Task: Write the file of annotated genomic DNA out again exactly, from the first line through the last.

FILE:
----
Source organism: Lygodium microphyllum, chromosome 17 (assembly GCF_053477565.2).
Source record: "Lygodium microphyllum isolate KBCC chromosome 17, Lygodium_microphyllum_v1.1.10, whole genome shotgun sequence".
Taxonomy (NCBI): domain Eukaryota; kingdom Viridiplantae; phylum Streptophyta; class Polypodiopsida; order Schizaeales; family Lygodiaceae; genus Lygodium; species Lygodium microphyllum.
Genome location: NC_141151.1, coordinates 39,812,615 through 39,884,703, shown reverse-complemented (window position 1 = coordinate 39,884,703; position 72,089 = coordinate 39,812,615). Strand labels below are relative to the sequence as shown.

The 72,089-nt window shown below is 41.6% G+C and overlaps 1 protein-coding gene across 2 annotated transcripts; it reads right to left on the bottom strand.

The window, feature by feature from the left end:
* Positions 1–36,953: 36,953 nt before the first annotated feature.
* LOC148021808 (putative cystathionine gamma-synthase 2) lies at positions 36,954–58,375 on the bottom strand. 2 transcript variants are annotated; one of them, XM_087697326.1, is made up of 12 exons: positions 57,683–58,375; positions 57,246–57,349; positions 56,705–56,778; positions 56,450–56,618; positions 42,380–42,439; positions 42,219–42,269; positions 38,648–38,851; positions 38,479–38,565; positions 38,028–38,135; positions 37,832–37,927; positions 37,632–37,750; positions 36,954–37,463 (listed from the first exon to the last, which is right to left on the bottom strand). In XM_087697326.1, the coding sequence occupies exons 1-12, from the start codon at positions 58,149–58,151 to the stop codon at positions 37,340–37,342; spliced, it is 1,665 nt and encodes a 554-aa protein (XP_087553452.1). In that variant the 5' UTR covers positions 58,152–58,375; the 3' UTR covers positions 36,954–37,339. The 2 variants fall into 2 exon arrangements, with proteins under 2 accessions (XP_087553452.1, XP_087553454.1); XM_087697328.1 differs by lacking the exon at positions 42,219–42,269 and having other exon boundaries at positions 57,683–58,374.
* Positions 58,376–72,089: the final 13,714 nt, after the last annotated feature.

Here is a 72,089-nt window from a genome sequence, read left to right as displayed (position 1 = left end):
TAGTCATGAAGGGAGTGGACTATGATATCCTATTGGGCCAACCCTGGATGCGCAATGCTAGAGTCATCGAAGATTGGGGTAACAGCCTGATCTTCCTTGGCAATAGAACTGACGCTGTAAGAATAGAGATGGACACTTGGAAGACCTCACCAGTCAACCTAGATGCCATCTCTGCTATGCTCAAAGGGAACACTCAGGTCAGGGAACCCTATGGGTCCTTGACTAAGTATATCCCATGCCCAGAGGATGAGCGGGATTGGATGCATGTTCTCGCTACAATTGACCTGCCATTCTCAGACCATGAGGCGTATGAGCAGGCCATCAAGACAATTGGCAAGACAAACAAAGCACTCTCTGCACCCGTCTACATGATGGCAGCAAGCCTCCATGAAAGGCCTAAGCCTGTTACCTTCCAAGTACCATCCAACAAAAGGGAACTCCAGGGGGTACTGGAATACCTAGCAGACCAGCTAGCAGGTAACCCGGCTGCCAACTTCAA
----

Source organism: Lygodium microphyllum, chromosome 17 (assembly GCF_053477565.2).
Source record: "Lygodium microphyllum isolate KBCC chromosome 17, Lygodium_microphyllum_v1.1.10, whole genome shotgun sequence".
Taxonomy (NCBI): domain Eukaryota; kingdom Viridiplantae; phylum Streptophyta; class Polypodiopsida; order Schizaeales; family Lygodiaceae; genus Lygodium; species Lygodium microphyllum.
Genome location: NC_141151.1, coordinates 39,812,615 through 39,884,703, shown reverse-complemented (window position 1 = coordinate 39,884,703; position 72,089 = coordinate 39,812,615). Strand labels below are relative to the sequence as shown.

The 72,089-nt window shown below is 41.6% G+C and overlaps 1 protein-coding gene across 2 annotated transcripts; it reads right to left on the bottom strand.

The window, feature by feature from the left end:
* Positions 1–36,953: 36,953 nt before the first annotated feature.
* LOC148021808 (putative cystathionine gamma-synthase 2) lies at positions 36,954–58,375 on the bottom strand. 2 transcript variants are annotated; one of them, XM_087697326.1, is made up of 12 exons: positions 57,683–58,375; positions 57,246–57,349; positions 56,705–56,778; positions 56,450–56,618; positions 42,380–42,439; positions 42,219–42,269; positions 38,648–38,851; positions 38,479–38,565; positions 38,028–38,135; positions 37,832–37,927; positions 37,632–37,750; positions 36,954–37,463 (listed from the first exon to the last, which is right to left on the bottom strand). In XM_087697326.1, the coding sequence occupies exons 1-12, from the start codon at positions 58,149–58,151 to the stop codon at positions 37,340–37,342; spliced, it is 1,665 nt and encodes a 554-aa protein (XP_087553452.1). In that variant the 5' UTR covers positions 58,152–58,375; the 3' UTR covers positions 36,954–37,339. The 2 variants fall into 2 exon arrangements, with proteins under 2 accessions (XP_087553452.1, XP_087553454.1); XM_087697328.1 differs by lacking the exon at positions 42,219–42,269 and having other exon boundaries at positions 57,683–58,374.
* Positions 58,376–72,089: the final 13,714 nt, after the last annotated feature.

Here is a 72,089-nt window from a genome sequence, read left to right as displayed (position 1 = left end):
TAGTCATGAAGGGAGTGGACTATGATATCCTATTGGGCCAACCCTGGATGCGCAATGCTAGAGTCATCGAAGATTGGGGTAACAGCCTGATCTTCCTTGGCAATAGAACTGACGCTGTAAGAATAGAGATGGACACTTGGAAGACCTCACCAGTCAACCTAGATGCCATCTCTGCTATGCTCAAAGGGAACACTCAGGTCAGGGAACCCTATGGGTCCTTGACTAAGTATATCCCATGCCCAGAGGATGAGCGGGATTGGATGCATGTTCTCGCTACAATTGACCTGCCATTCTCAGACCATGAGGCGTATGAGCAGGCCATCAAGACAATTGGCAAGACAAACAAAGCACTCTCTGCACCCGTCTACATGATGGCAGCAAGCCTCCATGAAAGGCCTAAGCCTGTTACCTTCCAAGTACCATCCAACAAAAGGGAACTCCAGGGGGTACTGGAATACCTAGCAGACCAGCTAGCAGGTAACCCGGCTGCCAACTTCAA